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Jan 12, 2005 | From CircleID Security

By Ross Rader

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Former CIA Director, George J. Tenet recently called for measures to safeguard the United States against internet-enabled attacks.

"I know that these actions will be controversial in this age when we still think the Internet is a free and open society with no control or accountability, but ultimately the Wild West must give way to governance and control."

Mr. Tenet seems about as confused about the internet as the ITU. The internet is only as free as the sum of the services and privileges supported by the inter-connection of the various networks that make up the internet. Governance and control aren't going to safeguard the United States from its enemies. Rather, only an ongoing program to increase the accountability of individual participants in this union of networks is going to accomplish what Tenet is looking for.

He stated, "The way the Internet was built might be part of the problem. Its open architecture allows Web surfing, but that openness makes the system vulnerable. Access to networks like the World Wide Web might need to be limited to those who can show they take security seriously."

The culprit isn't the internet nor its architecture. Nor are raging liberals like myself who have this ridiculous notion of a free and open commons that makes a positive contribution to humanity. No, the culprits are the network operators that have figured out how to make money from spam. It's the software vendors that have figured out how to make money from the insecurities in their products. The culprits are those that sit on their hands while their networks sit open and accessible to anyone with bad intentions. What ails the internet is the negligence of those bent on making a buck. And, what ails the internet is simply an excuse for the George Tenets of the world to seize control of our resource and remake it in a manner that benefits their agenda.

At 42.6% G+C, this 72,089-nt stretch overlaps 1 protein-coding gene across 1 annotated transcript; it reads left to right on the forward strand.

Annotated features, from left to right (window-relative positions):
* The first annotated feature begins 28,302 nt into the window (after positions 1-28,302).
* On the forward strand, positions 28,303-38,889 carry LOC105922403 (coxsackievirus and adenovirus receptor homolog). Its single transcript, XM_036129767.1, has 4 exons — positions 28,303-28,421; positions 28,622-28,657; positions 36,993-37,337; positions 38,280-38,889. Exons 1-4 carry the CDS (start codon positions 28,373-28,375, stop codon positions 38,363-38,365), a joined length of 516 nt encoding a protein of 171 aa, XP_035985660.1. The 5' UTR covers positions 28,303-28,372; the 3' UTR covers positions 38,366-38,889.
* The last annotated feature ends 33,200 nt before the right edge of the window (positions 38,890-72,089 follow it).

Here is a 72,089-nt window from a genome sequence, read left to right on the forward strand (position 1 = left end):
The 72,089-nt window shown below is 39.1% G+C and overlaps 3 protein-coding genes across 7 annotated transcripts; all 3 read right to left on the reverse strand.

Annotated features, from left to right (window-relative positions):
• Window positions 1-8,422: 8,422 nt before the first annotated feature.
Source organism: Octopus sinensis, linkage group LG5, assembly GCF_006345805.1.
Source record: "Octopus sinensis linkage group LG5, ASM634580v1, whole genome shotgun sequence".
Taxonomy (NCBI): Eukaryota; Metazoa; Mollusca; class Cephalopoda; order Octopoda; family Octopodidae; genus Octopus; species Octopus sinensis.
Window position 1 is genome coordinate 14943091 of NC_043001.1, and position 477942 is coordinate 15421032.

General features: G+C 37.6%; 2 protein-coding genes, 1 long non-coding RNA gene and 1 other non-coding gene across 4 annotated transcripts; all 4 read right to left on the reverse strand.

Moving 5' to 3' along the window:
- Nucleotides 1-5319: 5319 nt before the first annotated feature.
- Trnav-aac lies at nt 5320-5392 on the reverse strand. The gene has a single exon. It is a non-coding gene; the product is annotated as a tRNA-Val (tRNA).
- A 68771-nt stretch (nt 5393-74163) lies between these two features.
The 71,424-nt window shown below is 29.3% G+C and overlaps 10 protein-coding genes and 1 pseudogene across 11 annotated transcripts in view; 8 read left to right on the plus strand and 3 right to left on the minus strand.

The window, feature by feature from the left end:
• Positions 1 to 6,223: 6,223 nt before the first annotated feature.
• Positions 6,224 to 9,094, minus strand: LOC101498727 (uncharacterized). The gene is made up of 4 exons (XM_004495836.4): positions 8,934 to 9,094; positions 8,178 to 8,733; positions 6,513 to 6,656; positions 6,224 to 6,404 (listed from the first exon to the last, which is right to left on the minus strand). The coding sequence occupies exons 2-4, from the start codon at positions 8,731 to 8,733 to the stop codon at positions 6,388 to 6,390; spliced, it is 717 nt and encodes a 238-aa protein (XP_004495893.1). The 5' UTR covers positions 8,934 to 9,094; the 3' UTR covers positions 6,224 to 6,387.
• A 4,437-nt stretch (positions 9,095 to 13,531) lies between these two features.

Creating a centralized management and control function that oversees the internet may or may not make the internet a safer place. This hasn't worked for the world's telephone infrastructure, I'm not convinced it will make a difference here either. I'm equally uncertain that this is actually what Tenet is looking for in any event. Public interest is almost certainly a red herring in this battle.

Tenet isn't describing a more secure internet, a safer city that allows its citizens to roam about with absolute certainty of their safety. Tenet is describing a police state that gives law enforcement absolute insight into every single conversation, communication and datagram that traverses the network. Tenet is looking for a centrally controlled authoritarian infrastructure to fix the problems caused by the internet. Problems like unfettered free speech1, ad hoc freedom of association and absolute freedom to interconnect.

Tenet wants to eliminate my freedom to manage my network.

I'm betting that he has a few allies2 lined up.

1 If there's any doubt about Tenet's commitment to freedom of speech, freedom of the press, etc., witness the last paragraph of the Times article. "The national press, including United Press International (UPI), were excluded from yesterday's event, at Mr. Tenet's request."

2 Further discussions...

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Posted: Jan.12.2005 @ 10:54 AM PST | comments: 0



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